What happened to the northern tribes of Israel after their captivity by Assyria? The Bible tells us where they were driven — and from where they will return.
The northern tribes of Israel, having rejected Davidic rule, chose Jeroboam as their king, and he soon led the Northern Kingdom into apostasy. Charles Whitaker shows that after just over 200 years, Israel fell to Assyria, and it people were taken captive a. . .
Most Israelites are blind to their origins, thinking that only Jews are Israelites. Here is why Israel has forgotten its identity.
As he aged, Solomon listened to his foreign wives and fell into idolatry. For this, Charles Whitaker shows, God divided his kingdom between Israel and Judah, but promised that a king of Judaic lineage will alway rule Israel—another search criterion i. . .
The Bible gives many clues as to the location of the 'lost' Ten Tribes of Israel. With God's Word, along with historical records, only one conclusion is possible.
Most commentators identify Babylon the Great, the Harlot of Revelation 17 and 18, as either a church specifically or a broader cultural system. John Ritenbaugh, however, produces biblical evidence that the Harlot is overwhelmingly portrayed as a powerful n. . .
The Bible tells us that the time is coming when God will regather Israel to the Land of Promise, a greater Exodus than that from the Land of Egypt.
Martin Collins, continuing his analysis of Hosea's prophecies, points out that modern Israel is repeating the same sins as ancient Israel, and that the Prophet's metaphors of the promiscuous wife, stubborn heifer, and rebellious child, all apply to America. . .
Just because we keep God's feasts does not necessarily mean we are in sync with God's Law or intent. The Israelites kept the feasts in a carnal manner.
The frightful Trumpet Plagues are coming on the world because of the breaking of covenants on the part of people who should have known better.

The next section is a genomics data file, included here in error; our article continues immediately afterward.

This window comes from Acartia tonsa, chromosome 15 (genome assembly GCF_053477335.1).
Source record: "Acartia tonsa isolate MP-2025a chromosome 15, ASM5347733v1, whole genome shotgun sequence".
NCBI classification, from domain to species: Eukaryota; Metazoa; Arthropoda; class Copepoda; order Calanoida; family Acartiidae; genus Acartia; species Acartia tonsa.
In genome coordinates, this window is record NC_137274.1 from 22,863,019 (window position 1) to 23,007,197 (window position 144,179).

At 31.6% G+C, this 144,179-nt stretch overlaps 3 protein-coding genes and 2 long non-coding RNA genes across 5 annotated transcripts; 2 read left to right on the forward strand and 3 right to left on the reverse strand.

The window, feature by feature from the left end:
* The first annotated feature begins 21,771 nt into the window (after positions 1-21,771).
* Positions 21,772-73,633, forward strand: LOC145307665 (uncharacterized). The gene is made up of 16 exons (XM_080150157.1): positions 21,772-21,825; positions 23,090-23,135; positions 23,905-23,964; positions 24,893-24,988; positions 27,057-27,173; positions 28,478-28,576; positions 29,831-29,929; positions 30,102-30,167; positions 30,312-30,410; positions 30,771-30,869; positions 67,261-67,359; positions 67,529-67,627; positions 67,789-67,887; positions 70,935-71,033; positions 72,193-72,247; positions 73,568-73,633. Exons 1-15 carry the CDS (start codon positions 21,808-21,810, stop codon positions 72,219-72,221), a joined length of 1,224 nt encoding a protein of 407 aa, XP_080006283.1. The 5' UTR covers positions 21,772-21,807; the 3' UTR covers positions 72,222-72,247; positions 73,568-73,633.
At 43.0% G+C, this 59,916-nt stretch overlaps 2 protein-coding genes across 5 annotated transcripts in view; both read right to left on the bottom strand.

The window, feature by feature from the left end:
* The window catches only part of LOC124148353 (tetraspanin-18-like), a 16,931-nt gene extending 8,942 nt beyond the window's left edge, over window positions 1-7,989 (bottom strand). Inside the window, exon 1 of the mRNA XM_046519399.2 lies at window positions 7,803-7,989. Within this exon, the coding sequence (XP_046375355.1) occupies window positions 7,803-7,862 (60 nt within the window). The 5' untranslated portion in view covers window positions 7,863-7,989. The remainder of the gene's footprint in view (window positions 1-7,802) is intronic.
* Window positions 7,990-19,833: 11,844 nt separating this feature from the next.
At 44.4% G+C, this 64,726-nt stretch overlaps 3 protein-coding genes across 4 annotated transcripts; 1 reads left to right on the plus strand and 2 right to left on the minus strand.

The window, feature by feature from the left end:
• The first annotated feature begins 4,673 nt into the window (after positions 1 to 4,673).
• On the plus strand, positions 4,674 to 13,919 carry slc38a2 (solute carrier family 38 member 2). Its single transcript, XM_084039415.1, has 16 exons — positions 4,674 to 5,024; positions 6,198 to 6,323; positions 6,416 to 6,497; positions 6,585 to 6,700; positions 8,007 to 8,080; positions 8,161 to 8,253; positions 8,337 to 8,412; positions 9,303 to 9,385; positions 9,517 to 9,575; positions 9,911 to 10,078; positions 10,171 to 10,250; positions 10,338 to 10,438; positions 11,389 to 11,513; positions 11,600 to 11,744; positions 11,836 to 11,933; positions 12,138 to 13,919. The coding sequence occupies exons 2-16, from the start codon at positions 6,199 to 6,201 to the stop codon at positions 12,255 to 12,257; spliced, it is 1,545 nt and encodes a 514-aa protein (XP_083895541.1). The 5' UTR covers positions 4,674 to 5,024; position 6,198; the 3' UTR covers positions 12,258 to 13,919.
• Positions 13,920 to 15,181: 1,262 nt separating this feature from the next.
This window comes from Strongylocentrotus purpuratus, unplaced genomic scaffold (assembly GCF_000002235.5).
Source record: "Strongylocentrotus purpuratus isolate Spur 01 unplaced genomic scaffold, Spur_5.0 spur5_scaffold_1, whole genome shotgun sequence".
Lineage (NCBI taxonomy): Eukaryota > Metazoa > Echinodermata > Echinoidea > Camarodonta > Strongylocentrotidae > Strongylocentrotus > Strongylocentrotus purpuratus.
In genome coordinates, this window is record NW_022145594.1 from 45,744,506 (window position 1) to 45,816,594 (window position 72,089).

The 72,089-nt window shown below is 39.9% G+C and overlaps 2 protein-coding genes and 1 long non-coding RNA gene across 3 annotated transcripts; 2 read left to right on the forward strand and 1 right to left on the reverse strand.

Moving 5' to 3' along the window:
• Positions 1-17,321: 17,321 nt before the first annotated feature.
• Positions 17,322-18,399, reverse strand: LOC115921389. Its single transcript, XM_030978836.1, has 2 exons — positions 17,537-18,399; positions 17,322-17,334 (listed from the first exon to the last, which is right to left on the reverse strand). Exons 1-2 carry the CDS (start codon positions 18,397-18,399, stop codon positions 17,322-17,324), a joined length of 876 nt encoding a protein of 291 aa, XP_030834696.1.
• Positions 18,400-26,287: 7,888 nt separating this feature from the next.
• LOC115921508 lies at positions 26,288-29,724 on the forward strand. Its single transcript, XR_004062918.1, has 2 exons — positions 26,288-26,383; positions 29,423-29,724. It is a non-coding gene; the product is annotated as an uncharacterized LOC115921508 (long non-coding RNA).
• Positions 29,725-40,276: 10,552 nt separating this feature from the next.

Hosea was ordered by God to make a symbolic marriage to a harlot. This heartbreaking marriage portrayed Israel's unfaithfulness to God in spite of His care.
The high places—and more specifically, the idolatrous worship they came to represent—were a critical issue in the histories of Israel and Judah. ...
Revelation 18 indicates that Babylon will receive horrific punishment and ultimate doom in the future. We are warned to come out of her lest we receive her fate. Babylon is a symbol for a political-economic-religious system, just as Egypt is a symbol for s. . .
John Ritenbaugh discusses the limited window of opportunity recipients of a dire prophecy have to take action. The one who hears the warnings does not have an abundance of time to repent and return to God. A lion's threat is not idle. If no action is taken. . .
John Ritenbaugh, reflecting on the imagery in Revelation 12:16 of the torrent or flood spewed out from Satan's mouth, depicts the torrent of misinformation and lies, causing anxiety and confusion. Like the scattering of the church, the greater nation of Is. . .
John Ritenbaugh, reminding us that Ecclesiastes chapters 1-6 contains a sub-theme of materialism—specifically an indictment of the supposed satisfaction one receives from it suggests that materialism contains no lasting fulfillment. According to some. . .
Both Israel and Judah during Hosea's time adopted paganism from the surrounding nations. Syncretistic religion blends paganism and Christianity.
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